While discussing puppy names with our neighbours over the fence, the 12 year old started talking about her friend, Kingsley, whose teddy bear had a long name because he couldn’t decide what to name it, so he just named it all the names he liked. Her suggestion wasn’t bad (Oscar), but the name she inadvertently suggested seemed to fit perfectly.
World, meet Kingsley.
As I’m sure you can imagine, we didn’t really get much done this weekend. There were far too many puppy kisses and snuggles to worry about. A good chunk of our weekend was spent redirecting attention away from our computer cords, away from the legs of our chairs, away from our fingers and feet, and onto more appropriate toys. There has been a good deal of running around in the backyard and a good deal of cooing over a tired, sleepy puppy.
There hasn’t been a lot of painting, or re-organizing, or building. But, I did want to revisit last week’s projects and share more fully the one I had the most fun with.
Before I made these, I had never painted stripes on anything. Turns out, it’s remarkably easy, and remarkably rewarding, but ridiculously time consuming.
Also, addicting. I started with these hooks and, in the end, turned my stripe hungry eyes on our steps as well.
Step 1: Sanding
Step 2: Prep your holes
Step 2: Painting the base colour
Step 3: Taping
This is the most time consuming step. Using painters tape, tape down the area that will remain white. I made each of my yellow stripes 2 inches so, after I had the first one down at an angle I liked, I used the ruler to mark out 2 inches in two spots and ran the next piece of tape along those two marks. It’s time consuming, but definitely worth it to get perfectly spaced stripes.
Originally, I had wanted to a chevron on the hooks, but decided that, ultimately, it was just too much for me. I didn’t want to give up quite so easily though, so I had another stab at it with the back of the steps. To tape out the chevron, find the centre of the board and draw a line. Now, measure out equal distances from both sides of that line along the edge of your board and put a little pencil mark. Measure down the line the same distance and add a pencil mark. Line up your tape with the mark on the outside of the board and the mark on the centre line. Do the same with the other side. Trim your tape to form a nice crisp corner.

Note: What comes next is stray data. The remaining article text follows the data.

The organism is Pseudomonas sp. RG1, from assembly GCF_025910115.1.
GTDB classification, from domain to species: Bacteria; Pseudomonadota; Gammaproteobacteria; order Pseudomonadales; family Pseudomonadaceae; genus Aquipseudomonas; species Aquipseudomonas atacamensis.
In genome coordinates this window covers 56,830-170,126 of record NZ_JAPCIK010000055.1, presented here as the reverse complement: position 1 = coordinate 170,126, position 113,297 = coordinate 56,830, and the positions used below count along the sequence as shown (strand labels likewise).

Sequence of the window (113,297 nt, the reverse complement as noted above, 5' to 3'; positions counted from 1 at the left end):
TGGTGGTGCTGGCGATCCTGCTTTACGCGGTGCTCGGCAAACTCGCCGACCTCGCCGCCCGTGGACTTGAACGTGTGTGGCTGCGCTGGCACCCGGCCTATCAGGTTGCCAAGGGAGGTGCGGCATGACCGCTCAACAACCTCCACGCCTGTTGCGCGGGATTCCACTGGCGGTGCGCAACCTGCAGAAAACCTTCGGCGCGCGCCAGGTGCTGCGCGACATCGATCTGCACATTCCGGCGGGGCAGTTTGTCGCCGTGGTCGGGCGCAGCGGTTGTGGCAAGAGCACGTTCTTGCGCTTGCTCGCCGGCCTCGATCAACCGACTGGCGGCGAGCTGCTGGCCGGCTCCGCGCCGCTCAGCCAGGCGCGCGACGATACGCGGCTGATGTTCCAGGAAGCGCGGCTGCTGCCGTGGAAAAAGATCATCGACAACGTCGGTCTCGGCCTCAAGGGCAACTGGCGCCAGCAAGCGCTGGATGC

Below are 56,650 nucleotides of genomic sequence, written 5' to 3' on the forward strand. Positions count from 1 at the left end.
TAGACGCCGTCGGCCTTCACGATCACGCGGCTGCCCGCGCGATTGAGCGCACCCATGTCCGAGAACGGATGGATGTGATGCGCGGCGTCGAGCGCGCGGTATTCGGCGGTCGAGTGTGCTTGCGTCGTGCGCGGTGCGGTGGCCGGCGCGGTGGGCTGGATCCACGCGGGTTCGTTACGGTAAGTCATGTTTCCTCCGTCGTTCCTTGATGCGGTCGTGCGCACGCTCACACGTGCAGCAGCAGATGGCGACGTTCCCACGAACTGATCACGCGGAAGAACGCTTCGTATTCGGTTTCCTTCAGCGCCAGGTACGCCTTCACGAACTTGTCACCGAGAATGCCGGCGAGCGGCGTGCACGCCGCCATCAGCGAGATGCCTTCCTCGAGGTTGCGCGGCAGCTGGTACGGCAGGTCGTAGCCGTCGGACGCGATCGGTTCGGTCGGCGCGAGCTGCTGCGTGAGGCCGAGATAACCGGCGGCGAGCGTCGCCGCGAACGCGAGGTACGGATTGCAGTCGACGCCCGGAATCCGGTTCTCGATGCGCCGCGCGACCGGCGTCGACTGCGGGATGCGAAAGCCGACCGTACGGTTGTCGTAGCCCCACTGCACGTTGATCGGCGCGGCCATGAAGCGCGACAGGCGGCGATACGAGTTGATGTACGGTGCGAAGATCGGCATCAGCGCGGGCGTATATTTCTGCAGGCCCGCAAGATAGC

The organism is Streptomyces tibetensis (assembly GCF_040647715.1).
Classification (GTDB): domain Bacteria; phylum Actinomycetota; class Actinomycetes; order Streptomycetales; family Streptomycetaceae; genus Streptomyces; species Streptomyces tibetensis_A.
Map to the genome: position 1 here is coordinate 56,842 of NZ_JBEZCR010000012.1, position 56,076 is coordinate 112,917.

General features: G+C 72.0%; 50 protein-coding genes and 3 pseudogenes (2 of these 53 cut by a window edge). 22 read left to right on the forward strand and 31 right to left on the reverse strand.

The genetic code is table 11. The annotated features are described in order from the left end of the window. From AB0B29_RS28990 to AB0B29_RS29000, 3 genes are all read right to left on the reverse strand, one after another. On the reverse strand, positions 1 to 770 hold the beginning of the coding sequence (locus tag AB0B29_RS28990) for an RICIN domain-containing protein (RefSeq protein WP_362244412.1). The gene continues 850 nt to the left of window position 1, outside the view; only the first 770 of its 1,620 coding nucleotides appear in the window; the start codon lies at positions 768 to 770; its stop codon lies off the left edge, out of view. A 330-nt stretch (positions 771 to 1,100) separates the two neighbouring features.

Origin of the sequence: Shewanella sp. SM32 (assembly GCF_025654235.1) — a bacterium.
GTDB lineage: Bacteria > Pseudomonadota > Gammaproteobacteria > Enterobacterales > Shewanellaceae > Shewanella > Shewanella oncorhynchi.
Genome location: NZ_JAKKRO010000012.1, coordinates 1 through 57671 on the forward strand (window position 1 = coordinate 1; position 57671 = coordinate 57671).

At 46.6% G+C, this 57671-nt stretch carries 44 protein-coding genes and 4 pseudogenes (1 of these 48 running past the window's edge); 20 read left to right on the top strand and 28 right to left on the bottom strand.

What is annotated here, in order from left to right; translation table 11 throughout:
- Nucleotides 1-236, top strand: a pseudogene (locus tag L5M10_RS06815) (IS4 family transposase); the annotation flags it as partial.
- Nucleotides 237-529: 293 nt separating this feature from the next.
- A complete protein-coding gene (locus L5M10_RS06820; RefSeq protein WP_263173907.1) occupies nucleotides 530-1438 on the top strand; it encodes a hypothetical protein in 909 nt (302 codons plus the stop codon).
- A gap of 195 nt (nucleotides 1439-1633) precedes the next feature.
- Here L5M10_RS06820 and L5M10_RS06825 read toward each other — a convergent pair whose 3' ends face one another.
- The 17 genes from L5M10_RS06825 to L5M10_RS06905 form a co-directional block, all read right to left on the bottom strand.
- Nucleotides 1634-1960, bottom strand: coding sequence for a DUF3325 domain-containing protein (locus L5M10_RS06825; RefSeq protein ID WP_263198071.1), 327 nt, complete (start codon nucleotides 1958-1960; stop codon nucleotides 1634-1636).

Measure as you did with the stripes from there, always making sure that your corners are nice crisp 90 degree squares.
Step 4: Paint the stripes
Step 5: Remove the tape
Step 5.5: Touch-up your stripes
Step 6: Allow to dry
Step 7: Varnish
Step 8: Allow to dry
Step 9: Screw on your hooks and hang
It’s a little hard to introduce something with no name.
It took us three days to name Mocha. How long do you think it will take us to name this little guy?
Here’s the story:
We’ve been talking about a second dog for a long time.We always kind of knew that, as soon as we felt Mocha was ready, and as soon as we were in a situation that would allow for a second dog, we would go for it. Every few months or so, we’ve been checking Craigslist and Kijiji, keeping our eye out for breeds and prices. We started checking out CKC (Canadian Kennel Club) registered breeders. And, then, the shelters in the area.
Why were shelters our last choice? Especially over online classifieds, which are notorious for advertising breeders and puppy mills and skeptical treatment of animals? For some reason, I got it in my head that humane societies were just as expensive and required an extensive application process involving home visits and multiple interviews, etc. etc. But more importantly, I’m realistic. The Husband and I can raise a puppy – we’ve done it once, we can do it again! – but dealing with the behavioural issues that many dogs come into shelters with is beyond me. I wish this wasn’t true. I believe every dog deserves a happy, comfortable, responsible, and supportive home and walking through the shelter the past few days, I’ve wished I could provide that home to each and every one. But, I didn’t think we could handle the requirements of a shelter dog. Perhaps I’m not giving myself or the dogs enough credit.
This week, though, the Husband checked out the Toronto Humane Society website and saw a litter of four puppies, labeled as rottweiler/wiemaraner crosses. We met on Wednesday evening to check them out and they were as adorable as we expected. Unfortunately, we missed the application deadline for the day by a measly 10 minutes, but were assured that we likely wouldn’t miss out on the puppies if we waited a day or so.
We made plans to return Friday, when we would have more time.
Thursday night, we popped on the website. All the puppies were gone. We went to bed with extreme disappointment, and woke up still feeling the ache of the loss of what could have been. At the end of our workdays, we went anyway. There was another litter advertised and, despite our disappointment, we figured we should give them a chance.
So, yesterday, we visited, submitted an application and interviewed for a puppy. Our interviewer sent us home to think about it for the night and to honestly ask ourselves if we can handle the puppy’s schedule what with our full-time work schedules. We spent the night asking each other how much we really wanted this and arranging puppy visits and dog sitters for the next few months until the puppy is old enough to handle the time by himself.
This morning, with plans in place, and all questions answered and uncertainties laid to rest, we loaded Mocha into the car and took one last trip to the humane society. Home he came.
He’s adorable. He’s smaller than Mocha, but nowhere near as small as she was when she was a puppy and, the shelter staff think that he’ll grow to be around 40 pounds, double the weight of Mocha. He’s a Schnauzer Terrier cross, and was born in the shelter after his mom was admitted.
Speaking of Mocha?